A wee tale of interesting findings by academics in Scotland and Australia. 

The proverbial residents of Social Media Land have ignited a firestorm of indignity over new “research” (quotation marks added to question the validity of the study) that claims boys are better at physics for one very mundane and highly disgusting reason: they tend to pee standing up.

Yes, the study conducted by Anna Wilson of Abertay University and Kate Wilson and David Low of the University of New South Wales Canberra theorizes that boys fare better on physics placement exams than girls because of the significant number of questions that pertain to “projection,” which is a skill that is fostered in boys for hygiene reasons. Girls, on the other hand, have no obvious need to develop this mindset, according to the researchers, and therefore automatically score lower on physics exams.

Is there a link between stand-up peeing a physics success?

study conducted by Anna Wilson of Abertay University and Kate Wilson and David Low of the University of New South Wales Canberra theorizes that boys fare better on physics placement exams than girls because they urinate standing up.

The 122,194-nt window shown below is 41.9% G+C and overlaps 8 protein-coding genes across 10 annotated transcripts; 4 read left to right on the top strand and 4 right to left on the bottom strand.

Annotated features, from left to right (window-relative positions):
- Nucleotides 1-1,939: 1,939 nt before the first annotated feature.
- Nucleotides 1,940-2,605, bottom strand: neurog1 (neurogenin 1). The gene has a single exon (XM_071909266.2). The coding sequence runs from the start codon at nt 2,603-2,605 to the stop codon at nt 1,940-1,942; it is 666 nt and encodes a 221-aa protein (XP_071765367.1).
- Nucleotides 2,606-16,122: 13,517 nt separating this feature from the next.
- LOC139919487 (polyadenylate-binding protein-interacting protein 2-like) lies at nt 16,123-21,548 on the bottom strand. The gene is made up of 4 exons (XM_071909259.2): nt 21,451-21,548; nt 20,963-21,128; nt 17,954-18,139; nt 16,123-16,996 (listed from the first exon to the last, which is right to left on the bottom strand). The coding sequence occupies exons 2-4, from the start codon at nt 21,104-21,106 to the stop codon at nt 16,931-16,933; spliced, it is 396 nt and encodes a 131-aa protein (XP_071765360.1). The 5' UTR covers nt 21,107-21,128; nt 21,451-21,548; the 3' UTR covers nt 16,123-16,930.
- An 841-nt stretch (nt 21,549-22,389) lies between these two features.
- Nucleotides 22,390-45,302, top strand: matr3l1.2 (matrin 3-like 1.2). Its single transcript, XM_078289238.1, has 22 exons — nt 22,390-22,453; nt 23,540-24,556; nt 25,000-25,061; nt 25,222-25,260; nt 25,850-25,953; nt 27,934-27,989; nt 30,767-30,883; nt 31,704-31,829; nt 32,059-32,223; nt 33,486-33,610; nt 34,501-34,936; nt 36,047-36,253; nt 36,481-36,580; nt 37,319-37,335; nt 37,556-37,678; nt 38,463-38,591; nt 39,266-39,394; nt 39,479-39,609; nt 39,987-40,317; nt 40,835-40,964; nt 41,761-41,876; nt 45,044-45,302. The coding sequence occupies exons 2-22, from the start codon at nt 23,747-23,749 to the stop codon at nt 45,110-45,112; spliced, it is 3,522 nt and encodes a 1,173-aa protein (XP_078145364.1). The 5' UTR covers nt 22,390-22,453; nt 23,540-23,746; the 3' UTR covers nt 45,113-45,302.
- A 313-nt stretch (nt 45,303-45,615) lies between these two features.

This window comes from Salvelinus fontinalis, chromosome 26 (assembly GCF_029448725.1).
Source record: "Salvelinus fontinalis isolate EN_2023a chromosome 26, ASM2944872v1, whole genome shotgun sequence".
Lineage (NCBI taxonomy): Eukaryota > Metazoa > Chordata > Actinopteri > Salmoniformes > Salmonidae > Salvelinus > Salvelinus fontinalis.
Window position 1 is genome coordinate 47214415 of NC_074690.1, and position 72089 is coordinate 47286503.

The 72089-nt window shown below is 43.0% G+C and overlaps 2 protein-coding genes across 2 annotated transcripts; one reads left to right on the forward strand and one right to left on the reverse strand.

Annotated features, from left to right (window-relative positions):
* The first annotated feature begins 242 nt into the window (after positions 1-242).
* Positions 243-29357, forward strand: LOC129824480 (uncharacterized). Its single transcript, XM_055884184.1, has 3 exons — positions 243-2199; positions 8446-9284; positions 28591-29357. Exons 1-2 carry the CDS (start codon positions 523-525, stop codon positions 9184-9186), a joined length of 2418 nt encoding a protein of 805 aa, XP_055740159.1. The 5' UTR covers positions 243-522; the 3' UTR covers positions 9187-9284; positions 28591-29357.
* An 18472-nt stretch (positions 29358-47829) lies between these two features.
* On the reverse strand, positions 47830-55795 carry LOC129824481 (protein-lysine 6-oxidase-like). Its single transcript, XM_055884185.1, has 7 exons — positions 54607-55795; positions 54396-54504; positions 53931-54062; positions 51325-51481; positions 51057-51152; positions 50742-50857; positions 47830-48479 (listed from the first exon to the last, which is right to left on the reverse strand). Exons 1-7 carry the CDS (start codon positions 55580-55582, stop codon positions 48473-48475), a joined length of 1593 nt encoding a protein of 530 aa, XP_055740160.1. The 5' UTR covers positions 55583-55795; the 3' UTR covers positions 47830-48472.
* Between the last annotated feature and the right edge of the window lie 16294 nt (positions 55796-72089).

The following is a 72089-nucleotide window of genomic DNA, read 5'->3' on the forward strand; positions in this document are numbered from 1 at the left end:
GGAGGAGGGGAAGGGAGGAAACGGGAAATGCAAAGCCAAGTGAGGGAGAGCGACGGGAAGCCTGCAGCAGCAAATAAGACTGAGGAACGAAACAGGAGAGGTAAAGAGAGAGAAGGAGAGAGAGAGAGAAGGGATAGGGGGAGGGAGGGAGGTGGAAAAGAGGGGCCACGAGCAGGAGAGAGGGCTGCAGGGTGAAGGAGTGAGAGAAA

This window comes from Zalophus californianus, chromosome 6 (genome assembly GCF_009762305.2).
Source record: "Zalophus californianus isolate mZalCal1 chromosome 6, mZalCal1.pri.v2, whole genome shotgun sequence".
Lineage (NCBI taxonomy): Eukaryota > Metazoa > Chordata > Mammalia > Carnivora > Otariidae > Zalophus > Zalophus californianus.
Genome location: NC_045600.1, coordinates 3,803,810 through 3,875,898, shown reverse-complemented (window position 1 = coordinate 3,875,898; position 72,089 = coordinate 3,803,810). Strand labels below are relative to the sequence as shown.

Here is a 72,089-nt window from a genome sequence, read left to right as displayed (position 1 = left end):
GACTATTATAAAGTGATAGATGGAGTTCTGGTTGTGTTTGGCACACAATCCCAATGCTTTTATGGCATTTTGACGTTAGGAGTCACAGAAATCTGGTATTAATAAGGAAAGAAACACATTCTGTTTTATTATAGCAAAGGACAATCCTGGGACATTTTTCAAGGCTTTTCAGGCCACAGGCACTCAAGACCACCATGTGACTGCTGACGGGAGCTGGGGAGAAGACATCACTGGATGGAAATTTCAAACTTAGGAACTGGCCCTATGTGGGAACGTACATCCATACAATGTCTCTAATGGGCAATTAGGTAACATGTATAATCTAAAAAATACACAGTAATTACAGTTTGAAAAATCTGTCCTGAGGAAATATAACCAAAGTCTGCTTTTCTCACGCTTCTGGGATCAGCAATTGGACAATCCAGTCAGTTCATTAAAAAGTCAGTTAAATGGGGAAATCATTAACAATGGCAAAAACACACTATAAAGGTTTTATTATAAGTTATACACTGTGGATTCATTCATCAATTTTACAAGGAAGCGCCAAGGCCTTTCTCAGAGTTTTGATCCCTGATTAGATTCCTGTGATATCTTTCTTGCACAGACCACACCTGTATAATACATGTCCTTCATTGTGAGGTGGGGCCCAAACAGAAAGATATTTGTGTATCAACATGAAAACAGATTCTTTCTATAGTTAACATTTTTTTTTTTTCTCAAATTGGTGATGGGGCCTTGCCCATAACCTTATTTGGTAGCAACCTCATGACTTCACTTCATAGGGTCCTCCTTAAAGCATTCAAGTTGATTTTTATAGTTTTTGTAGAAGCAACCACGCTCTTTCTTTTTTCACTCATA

While multiple news outlets have carried this story this week, the Telegraph’s version of the situation does at least offer up some suggestions, namely that the physics placement tests stop placing so much emphasis on projection – which is a significant part of the study of physics, especially as it pertains to objects in motion, arcs, and ballistics applications – and focus instead on computational questions.

Great divide?

It might seem obvious, but the problem isn’t in the bathroom. It’s in the classroom, or more precisely, in the determination by some academics that certain aspects of physics are not only more useful in terms of predicting future ability. It also speaks to the upbringing that children of both genders receive, even from infancy.

If there is any truth to the research, then there are serious deficiencies in the way motor skills are encouraged in both boys and girls. Let’s fund research into what happens if parents spend a little more time throwing a ball through a hoop in order to see if some of the rampant gender divide in STEM fields starts to close.